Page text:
The Collegium Classicum is a formidable ensemble. Their
playing is always stylish and they react to each other in true chamber-music
fashion, yet each player seems to supply solos with character aplenty.
Couple this with an exemplary recording, and surely you have a winner?
Well, that rather depends on the actual music they
are playing. The Adagio in B flat, K484a, is scored for two clarinets
and three basset horns and was probably composed towards the end of
1785, possibly for the Freemasons. It is a most beautiful piece which
is given a highly sensitive performance here. As will be seen, it may
well be the only reason to spend good money on this disc.
Franz Gleissner (1759-1818), a minor composer who is
better remembered for his involvement with early lithography in music
publishing, arranged Mozart’s Gran Partita for twelve wind instruments
(including basset horns) and double bass as a ‘Sinfonie concertante’
for a more manageable mixed ensemble which includes two violins, viola
and cello. In doing so, he softened the edges which make Mozart's original
so compelling (outdoor music as undisputed masterpiece). The resultant
over-civilised sound certainly takes some getting used to, and the loss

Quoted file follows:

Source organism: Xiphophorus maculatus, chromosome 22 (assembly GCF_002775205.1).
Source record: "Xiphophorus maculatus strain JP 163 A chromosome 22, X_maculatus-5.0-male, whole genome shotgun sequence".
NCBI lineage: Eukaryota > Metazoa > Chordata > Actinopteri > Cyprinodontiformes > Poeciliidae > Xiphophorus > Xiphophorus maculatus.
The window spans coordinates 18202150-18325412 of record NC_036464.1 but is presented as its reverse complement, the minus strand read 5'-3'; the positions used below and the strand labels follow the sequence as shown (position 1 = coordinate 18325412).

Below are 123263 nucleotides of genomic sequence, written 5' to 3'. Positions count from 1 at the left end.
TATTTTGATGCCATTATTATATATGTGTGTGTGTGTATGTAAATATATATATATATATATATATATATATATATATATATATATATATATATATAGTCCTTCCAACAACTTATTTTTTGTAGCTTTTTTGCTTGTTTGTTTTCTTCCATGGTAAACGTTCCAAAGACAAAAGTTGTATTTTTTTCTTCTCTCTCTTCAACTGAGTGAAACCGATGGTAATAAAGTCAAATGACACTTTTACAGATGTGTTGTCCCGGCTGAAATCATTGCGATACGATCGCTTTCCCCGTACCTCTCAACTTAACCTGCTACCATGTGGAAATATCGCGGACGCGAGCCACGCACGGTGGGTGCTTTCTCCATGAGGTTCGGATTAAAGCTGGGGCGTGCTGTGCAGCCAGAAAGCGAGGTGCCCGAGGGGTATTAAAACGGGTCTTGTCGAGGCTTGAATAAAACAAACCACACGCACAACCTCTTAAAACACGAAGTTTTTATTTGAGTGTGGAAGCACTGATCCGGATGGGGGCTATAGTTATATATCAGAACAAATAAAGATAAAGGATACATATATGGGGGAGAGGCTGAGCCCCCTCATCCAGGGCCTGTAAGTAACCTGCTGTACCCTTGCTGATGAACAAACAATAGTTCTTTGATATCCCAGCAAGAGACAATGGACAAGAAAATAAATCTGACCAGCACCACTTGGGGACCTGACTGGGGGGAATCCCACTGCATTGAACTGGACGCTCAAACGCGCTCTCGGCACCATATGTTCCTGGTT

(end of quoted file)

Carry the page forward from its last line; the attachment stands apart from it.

of the ‘raw’ wind effect means that one’s attention span can decrease
with alarming rapidity.
The arrangement is, admittedly, expertly and deftly
done, and there are many imaginative touches, but it does rather demean
Mozart’s achievement rather than enhance it. The great third movement
Adagio is hopelessly cushioned, with woodwind soloists singing over
strings which sway in the breeze. It is true that the following Menuetto
is robustly done, but the replacement of horns by strings robs the characteristic
‘horn-call’ intervals of their effect. Perhaps the biggest shock is
the opening of the Finale, now on string quartet, so that it does indeed
sound like the last movement of a string quartet rather than the original’s
This is not quite the nineteenth century equivalent
of putting a disco beat behind Mozart 40, but it's not far off. The
Consortium Classicum bring all the life and care for detail one would
expect, but even they cannot rescue this arrangement.
One of the most civilised, harmless discs I have ever
come across. Play it while you cook the dinner.